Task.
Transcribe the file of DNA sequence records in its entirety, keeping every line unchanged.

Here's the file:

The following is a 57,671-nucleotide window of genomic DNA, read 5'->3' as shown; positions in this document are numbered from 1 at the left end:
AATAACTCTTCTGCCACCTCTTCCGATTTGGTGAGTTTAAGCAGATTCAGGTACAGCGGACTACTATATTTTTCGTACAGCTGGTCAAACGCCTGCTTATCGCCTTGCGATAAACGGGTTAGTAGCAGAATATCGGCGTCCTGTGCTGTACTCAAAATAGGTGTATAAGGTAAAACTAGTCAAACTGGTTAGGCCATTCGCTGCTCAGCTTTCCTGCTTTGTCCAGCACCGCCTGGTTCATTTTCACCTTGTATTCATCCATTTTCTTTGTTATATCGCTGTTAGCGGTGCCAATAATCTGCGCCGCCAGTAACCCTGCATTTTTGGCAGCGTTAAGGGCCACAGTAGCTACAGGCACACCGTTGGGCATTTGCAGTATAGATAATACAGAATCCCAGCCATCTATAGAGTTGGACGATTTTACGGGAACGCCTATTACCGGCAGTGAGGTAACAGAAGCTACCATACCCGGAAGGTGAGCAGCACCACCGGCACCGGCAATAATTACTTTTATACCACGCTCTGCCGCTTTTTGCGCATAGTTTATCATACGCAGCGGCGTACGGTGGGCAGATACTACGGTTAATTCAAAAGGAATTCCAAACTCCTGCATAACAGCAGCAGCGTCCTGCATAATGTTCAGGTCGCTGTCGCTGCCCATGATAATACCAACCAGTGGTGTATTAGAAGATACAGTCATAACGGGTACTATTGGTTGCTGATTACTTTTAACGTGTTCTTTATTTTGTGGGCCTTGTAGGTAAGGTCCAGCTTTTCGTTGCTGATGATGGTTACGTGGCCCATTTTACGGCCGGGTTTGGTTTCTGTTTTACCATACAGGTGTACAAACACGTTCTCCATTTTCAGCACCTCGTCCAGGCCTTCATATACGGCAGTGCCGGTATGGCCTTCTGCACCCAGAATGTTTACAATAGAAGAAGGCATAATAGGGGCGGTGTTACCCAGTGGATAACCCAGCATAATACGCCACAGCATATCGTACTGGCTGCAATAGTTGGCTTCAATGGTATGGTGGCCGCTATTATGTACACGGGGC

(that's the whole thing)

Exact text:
The following is a 57,671-nucleotide window of genomic DNA, read 5'->3' as shown; positions in this document are numbered from 1 at the left end:
AATAACTCTTCTGCCACCTCTTCCGATTTGGTGAGTTTAAGCAGATTCAGGTACAGCGGACTACTATATTTTTCGTACAGCTGGTCAAACGCCTGCTTATCGCCTTGCGATAAACGGGTTAGTAGCAGAATATCGGCGTCCTGTGCTGTACTCAAAATAGGTGTATAAGGTAAAACTAGTCAAACTGGTTAGGCCATTCGCTGCTCAGCTTTCCTGCTTTGTCCAGCACCGCCTGGTTCATTTTCACCTTGTATTCATCCATTTTCTTTGTTATATCGCTGTTAGCGGTGCCAATAATCTGCGCCGCCAGTAACCCTGCATTTTTGGCAGCGTTAAGGGCCACAGTAGCTACAGGCACACCGTTGGGCATTTGCAGTATAGATAATACAGAATCCCAGCCATCTATAGAGTTGGACGATTTTACGGGAACGCCTATTACCGGCAGTGAGGTAACAGAAGCTACCATACCCGGAAGGTGAGCAGCACCACCGGCACCGGCAATAATTACTTTTATACCACGCTCTGCCGCTTTTTGCGCATAGTTTATCATACGCAGCGGCGTACGGTGGGCAGATACTACGGTTAATTCAAAAGGAATTCCAAACTCCTGCATAACAGCAGCAGCGTCCTGCATAATGTTCAGGTCGCTGTCGCTGCCCATGATAATACCAACCAGTGGTGTATTAGAAGATACAGTCATAACGGGTACTATTGGTTGCTGATTACTTTTAACGTGTTCTTTATTTTGTGGGCCTTGTAGGTAAGGTCCAGCTTTTCGTTGCTGATGATGGTTACGTGGCCCATTTTACGGCCGGGTTTGGTTTCTGTTTTACCATACAGGTGTACAAACACGTTCTCCATTTTCAGCACCTCGTCCAGGCCTTCATATACGGCAGTGCCGGTATGGCCTTCTGCACCCAGAATGTTTACAATAGAAGAAGGCATAATAGGGGCGGTGTTACCCAGTGGATAACCCAGCATAATACGCCACAGCATATCGTACTGGCTGCAATAGTTGGCTTCAATGGTATGGTGGCCGCTATTATGTACACGGGGC